The House of Commons is set for a showdown this evening, as the government has forced a vote indicating that Parliament supports the invoking of Article 50 by the end of March.
The vote effectively forces the hands of Europhiles who have hinted they could rebel against invoking Article 50, against the wishes of the British people.
The vote has come about because Labour tabled a motion to the Commons, calling on the prime minister, Theresa May, to publish the government’s Brexit plans before negotiations formally get underway.
As many as 40 Europhile Conservative MPs were set to support the Labour motion, including former employment minister Anna Soubry who said the motion “transcended party politics”.
May responded by adding an amendment to the motion, indicating that the “House will respect the wishes of the UK” and “invoke Article 50” by the end of March 2017.
The amendment is non-binding, and, crucially, does not actually invoke Article 50, so will have no bearing on the Supreme Court case currently being fought over whether the government has to put the decision to invoke Article 50 to a vote in Parliament.
However, it is politically expedient as it forces MPs to reveal their position on Article 50. By the end of the day, there will be a list of MPs prepared to say they will not honour the results of June’s referendum.
The Liberal Democrats have already confirmed that their eight MPs will be voting against the amendment.
Their leader Tim Farron said: “We cannot support a parliamentary stitch up that would deny the people a vote on the final deal.
“An amended motion would fail to include any meaningful commitment from the Conservative Brexit government to produce the equivalent of a White or Green Paper setting out its position on such fundamental questions as to whether it wants Britain to remain in the Single Market.”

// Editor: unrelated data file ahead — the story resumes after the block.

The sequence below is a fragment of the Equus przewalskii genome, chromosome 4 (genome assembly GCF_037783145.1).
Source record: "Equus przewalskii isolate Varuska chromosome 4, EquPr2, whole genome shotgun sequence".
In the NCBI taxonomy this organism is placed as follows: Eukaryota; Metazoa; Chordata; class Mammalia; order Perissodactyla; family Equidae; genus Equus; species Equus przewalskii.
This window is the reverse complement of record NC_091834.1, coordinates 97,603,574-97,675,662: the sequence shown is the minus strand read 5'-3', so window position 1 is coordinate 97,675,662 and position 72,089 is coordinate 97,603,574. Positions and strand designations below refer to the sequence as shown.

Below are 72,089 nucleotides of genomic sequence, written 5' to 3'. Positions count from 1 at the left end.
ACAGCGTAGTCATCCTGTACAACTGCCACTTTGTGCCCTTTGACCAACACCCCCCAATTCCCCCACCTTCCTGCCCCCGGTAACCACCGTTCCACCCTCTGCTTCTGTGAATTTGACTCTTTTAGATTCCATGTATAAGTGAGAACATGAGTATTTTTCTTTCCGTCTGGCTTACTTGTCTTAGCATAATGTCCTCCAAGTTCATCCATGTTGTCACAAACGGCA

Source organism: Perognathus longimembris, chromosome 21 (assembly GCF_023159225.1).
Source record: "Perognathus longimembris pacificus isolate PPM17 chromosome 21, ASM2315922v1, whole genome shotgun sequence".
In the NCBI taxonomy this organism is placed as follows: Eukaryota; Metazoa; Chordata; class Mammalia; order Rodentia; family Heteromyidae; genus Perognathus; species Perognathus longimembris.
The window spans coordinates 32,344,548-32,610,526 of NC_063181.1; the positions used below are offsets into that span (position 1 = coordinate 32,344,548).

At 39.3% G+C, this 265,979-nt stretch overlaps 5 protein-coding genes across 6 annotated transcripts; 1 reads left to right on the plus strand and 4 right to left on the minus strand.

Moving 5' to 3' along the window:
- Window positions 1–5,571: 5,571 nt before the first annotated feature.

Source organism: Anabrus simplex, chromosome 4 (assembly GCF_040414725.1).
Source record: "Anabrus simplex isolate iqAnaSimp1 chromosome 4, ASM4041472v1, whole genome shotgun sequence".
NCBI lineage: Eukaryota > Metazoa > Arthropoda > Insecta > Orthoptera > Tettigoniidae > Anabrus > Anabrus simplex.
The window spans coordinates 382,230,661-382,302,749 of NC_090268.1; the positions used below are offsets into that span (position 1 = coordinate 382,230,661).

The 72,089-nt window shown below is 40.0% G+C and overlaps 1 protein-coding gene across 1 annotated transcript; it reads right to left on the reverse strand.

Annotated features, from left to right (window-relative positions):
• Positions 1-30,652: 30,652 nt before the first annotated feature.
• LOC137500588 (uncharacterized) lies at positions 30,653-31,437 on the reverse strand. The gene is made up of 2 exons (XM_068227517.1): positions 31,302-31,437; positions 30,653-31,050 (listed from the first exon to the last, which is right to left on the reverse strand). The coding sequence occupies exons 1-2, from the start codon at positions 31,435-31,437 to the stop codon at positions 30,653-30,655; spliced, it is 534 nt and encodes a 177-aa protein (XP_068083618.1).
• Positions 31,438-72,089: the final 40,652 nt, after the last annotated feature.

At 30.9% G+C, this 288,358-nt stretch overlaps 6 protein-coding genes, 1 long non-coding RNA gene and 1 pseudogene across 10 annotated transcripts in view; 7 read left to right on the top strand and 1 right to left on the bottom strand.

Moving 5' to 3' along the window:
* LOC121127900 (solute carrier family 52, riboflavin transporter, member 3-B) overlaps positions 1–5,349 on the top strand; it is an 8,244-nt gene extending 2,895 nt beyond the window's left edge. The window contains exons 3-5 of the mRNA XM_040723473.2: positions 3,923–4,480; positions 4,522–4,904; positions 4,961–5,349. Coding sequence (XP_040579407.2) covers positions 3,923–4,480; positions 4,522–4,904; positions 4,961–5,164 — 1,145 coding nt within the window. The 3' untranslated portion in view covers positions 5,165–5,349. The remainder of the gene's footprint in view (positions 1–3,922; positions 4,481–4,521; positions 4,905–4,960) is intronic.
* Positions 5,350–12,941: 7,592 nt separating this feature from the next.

The full wording of Labour’s motion in the Commons reads:
“That this House recognises that leaving the EU is the defining issue facing the UK; believes that there should be a full and transparent debate on the Government’s plan for leaving the EU; and calls on the Prime Minister to ensure that this House is able properly to scrutinise that plan for leaving the EU before Article 50 is invoked; and believes that the process should should be undertaken in such a way that respects the decision of the people when they voted to leave the EU on 23 June and does not undermine the negotiating position of the Government as negotiations are entered into which will take place after Article 50 has been triggered.”
To which the government added the following amendment:
“To end, add:
“consistently with the principles agreed unanimously by this House on 12 October; expects that this House will respect the wishes of the UK as expressed in the referendum on 23 June; and further calls on the Government to invoke Article 50 by 31 March 2017.”